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How does the architecture of the Library add to its functionality? In this series on urbanism, student Malavika Krishnan will change the way you perceive TU Delft’s campus.
The TU Delft Library is an amazing example of a shared space. (Photo: Marjolein van der Veldt)

How does the architecture of the Library add to its functionality? In this series on urbanism, student Malavika Krishnan will change the way you perceive TU Delft’s campus.

Here we are, almost done with yet another quarter and in the midst of hastily trying to prepare for exams, submit assignments and secretly dream about holiday destinations to go to during the break. As I sit in a corner of our main Library trying to finish my report, I cannot help but notice the hustle and bustle around me. It is buzzing with people cramming for exams, collaborating on group projects, having heated discussions over coffee and even indulging in quick naps.

The TU Delft Library is an amazing example of a shared space. It gives you the comfort to work peacefully while still providing you with the opportunity to be inspired, just by looking around. It is a place of collective learning where you feel that you are a part of a community. This is exactly what social infrastructure is meant to do.

The term ‘social infrastructure’ finds its roots in sociology and architecture and refers to the spaces that facilitate community interactions. Social infrastructure allows you to collectively access social services like education, arts, recreation and so on. These spaces are the building blocks to a more equitable and just society as they enable people from different sections of society to come together and have equal access to a variety of public goods.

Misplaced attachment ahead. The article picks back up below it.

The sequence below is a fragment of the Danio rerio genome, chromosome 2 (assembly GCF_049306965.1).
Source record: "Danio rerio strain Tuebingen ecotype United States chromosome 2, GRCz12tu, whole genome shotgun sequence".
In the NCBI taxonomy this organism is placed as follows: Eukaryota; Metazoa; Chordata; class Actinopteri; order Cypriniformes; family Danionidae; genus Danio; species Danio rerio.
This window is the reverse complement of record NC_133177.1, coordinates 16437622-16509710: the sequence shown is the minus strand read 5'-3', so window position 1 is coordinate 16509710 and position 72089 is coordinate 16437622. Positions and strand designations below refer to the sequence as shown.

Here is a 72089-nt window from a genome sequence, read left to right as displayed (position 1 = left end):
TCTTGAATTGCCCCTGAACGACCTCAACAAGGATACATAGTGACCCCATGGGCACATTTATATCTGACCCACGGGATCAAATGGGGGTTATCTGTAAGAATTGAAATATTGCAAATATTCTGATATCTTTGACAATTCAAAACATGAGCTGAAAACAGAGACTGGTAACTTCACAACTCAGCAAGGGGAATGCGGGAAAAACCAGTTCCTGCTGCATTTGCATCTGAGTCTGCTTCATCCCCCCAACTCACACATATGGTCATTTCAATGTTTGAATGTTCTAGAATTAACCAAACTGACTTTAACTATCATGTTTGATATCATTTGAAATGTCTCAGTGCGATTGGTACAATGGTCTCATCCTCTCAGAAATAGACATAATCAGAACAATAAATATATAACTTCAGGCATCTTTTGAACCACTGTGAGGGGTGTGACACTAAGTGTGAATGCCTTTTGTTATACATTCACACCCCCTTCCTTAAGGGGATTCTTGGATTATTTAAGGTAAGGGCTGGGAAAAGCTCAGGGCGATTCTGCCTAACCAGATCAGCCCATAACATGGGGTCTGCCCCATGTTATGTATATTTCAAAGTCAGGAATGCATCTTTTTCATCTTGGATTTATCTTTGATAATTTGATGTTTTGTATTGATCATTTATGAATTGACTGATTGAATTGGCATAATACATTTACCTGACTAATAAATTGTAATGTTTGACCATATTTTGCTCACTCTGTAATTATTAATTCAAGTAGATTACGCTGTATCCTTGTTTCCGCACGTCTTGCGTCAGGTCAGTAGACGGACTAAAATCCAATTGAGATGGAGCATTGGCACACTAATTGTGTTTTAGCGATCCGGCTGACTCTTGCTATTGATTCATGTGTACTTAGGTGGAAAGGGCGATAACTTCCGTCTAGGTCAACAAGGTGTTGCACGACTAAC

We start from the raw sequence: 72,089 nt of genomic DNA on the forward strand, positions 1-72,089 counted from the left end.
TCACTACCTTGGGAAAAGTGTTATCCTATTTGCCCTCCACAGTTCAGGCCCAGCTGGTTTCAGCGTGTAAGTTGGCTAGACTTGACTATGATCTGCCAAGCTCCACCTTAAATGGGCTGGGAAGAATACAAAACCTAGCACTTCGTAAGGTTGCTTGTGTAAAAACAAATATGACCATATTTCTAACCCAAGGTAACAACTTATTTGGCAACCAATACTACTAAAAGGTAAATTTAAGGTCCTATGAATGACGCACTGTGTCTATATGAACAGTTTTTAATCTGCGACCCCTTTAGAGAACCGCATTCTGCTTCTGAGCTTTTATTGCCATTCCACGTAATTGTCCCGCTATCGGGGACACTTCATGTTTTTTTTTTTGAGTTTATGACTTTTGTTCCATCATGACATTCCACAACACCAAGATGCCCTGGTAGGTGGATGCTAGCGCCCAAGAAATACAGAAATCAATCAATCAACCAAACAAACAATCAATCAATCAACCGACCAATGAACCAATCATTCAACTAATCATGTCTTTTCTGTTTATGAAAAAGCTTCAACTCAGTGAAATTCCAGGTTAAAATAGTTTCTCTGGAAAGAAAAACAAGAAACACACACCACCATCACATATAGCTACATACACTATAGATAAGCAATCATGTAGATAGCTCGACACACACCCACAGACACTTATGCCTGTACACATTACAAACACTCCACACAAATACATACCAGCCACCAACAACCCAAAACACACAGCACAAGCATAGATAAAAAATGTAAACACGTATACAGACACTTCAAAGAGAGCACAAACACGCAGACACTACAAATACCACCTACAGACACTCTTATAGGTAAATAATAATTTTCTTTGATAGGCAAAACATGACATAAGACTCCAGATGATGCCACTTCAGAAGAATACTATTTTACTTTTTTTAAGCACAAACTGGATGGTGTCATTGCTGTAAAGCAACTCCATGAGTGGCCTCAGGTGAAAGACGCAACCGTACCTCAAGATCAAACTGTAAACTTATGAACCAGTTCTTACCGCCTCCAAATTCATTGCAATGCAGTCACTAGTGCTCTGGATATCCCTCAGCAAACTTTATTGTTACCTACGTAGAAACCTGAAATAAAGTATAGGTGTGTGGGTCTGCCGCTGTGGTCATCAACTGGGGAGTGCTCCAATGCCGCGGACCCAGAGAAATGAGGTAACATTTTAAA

‘In many places, public libraries act as community spaces’

Libraries are one of the most important components of social infrastructure as they help communities grow by providing access to education and knowledge. Sociologist Eric Kleinberg in his recent book, Palaces for the People describes libraries as palaces for the common people as he believes these are spaces where people can go and make their lives a little bit more exalted than they are.

It is interesting to look at how the architecture of a library is also meant to add to this. Historically, most libraries around the world are designed to be monumental with high ceilings and brightly lit spaces, almost like cathedrals. They were always meant to be more than a place to store books. They were constructed in such a grandiose way to act as great social spaces that inspire people. TU Delft Library is no different. The architects wanted the building to symbolise the promising future of education and it is characterised by an enormous cone pointing through the glass ceiling into the sky. But at the same time, they also wanted it to be a place that inspires and stimulates activities. They envisioned it to be a great public space, almost like an extension of the surrounding landscape. This building becomes the heart of student life at TU Delft and exemplifies a great learning centre.

Apart from being a learning centre, libraries around the world have a variety of functions. In many places, public libraries act as community spaces where people from different walks of life can come together and participate in various activities. Not just that, but during Hurricane Sandy that hit the east coast of the USA, Princeton University library in New Jersey was transformed into a temporary shelter for people to take refuge, charge their devices, call loved ones and feel safe and secure. These ­structures add resilience to societies and help in our collective well-being. It has never been more important to understand the true value of these shared spaces and how we can preserve these ‘palaces of the common people’ for future generations to come. 

  • Malavika Krishnan (25) is a second-year MSc Urbanism student from Kochi, India. An architect by profession and a writer by passion, she loves everything to do with art and design and the way they shape the human experience.

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